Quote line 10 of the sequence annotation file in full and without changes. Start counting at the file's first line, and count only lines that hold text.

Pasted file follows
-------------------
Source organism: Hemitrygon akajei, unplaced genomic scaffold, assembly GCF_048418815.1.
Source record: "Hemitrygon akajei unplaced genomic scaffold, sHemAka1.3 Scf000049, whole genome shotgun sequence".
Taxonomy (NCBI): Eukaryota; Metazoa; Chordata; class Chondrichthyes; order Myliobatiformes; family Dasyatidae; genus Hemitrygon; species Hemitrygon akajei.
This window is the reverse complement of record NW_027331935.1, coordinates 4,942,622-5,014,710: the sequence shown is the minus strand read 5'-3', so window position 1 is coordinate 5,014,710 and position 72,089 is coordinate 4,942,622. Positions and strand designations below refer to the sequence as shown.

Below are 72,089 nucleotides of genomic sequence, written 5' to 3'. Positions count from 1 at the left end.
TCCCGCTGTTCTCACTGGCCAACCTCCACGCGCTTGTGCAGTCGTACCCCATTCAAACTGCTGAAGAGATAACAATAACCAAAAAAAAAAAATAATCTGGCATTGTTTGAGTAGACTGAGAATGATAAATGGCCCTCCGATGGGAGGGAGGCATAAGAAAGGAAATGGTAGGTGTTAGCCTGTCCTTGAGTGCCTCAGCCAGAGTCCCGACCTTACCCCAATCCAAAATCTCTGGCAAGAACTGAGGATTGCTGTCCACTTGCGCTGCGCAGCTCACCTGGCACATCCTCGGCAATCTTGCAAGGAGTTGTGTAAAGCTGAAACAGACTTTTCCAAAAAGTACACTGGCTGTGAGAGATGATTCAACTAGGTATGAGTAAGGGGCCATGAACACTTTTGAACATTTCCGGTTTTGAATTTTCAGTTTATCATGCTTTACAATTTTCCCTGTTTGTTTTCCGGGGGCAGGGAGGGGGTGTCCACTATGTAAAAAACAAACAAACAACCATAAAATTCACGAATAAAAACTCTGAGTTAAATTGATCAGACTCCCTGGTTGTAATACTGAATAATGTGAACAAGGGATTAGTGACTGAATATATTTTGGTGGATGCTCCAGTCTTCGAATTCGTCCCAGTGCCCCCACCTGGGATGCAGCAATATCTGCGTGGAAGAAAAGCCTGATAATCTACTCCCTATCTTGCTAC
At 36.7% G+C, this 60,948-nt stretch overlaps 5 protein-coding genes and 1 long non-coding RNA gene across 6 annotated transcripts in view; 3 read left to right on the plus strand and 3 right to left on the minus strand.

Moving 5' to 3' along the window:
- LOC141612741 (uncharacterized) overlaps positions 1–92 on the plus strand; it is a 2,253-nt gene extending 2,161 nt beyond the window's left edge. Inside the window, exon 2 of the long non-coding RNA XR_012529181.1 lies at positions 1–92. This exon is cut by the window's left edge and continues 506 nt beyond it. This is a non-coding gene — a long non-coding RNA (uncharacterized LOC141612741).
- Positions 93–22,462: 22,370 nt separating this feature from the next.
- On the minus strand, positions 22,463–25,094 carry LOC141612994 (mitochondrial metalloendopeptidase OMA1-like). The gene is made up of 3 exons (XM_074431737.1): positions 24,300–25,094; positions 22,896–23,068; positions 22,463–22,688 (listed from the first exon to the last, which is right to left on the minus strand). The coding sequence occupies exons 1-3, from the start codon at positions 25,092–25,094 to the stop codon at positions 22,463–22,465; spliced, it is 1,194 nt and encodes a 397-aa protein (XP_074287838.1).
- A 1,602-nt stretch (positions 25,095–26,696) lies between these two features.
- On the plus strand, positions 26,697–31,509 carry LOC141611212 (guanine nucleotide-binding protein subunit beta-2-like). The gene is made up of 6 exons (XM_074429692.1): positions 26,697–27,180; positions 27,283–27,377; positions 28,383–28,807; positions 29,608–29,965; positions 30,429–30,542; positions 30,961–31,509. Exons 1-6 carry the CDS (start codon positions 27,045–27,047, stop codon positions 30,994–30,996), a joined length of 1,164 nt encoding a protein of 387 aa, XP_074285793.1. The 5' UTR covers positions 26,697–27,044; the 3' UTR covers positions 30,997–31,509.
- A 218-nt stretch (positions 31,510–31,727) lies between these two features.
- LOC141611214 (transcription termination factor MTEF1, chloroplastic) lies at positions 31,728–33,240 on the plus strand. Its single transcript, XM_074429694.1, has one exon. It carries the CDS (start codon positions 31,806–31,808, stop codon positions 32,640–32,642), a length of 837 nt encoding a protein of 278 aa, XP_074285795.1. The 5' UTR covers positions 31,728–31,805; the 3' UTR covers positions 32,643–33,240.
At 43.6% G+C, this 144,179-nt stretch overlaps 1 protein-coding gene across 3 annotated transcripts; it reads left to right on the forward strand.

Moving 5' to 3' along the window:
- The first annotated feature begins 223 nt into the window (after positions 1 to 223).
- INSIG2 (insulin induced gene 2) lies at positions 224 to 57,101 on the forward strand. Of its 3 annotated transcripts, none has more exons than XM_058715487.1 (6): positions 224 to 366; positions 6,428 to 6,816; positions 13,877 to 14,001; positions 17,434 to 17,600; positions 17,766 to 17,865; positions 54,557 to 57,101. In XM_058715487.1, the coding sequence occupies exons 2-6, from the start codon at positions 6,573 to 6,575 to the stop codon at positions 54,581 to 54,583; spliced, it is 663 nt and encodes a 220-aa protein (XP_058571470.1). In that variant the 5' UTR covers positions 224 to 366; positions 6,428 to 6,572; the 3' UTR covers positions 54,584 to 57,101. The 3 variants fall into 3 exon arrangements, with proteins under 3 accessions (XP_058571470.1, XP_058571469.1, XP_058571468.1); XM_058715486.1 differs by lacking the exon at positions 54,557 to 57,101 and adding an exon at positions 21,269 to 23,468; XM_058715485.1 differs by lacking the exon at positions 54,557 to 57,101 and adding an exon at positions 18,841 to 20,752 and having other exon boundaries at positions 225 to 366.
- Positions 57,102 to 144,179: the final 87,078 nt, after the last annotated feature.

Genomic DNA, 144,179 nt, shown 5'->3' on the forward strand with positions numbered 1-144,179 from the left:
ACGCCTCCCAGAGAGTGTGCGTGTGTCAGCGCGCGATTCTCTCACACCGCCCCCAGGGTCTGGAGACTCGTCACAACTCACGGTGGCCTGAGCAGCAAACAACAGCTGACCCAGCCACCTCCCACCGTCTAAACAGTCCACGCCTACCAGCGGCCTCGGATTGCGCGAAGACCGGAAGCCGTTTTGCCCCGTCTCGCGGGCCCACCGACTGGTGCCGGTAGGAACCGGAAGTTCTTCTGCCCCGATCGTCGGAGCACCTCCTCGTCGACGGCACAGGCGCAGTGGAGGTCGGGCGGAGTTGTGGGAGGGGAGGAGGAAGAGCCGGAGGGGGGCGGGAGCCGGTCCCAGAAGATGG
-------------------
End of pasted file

- Positions 93–22,462: 22,370 nt separating this feature from the next.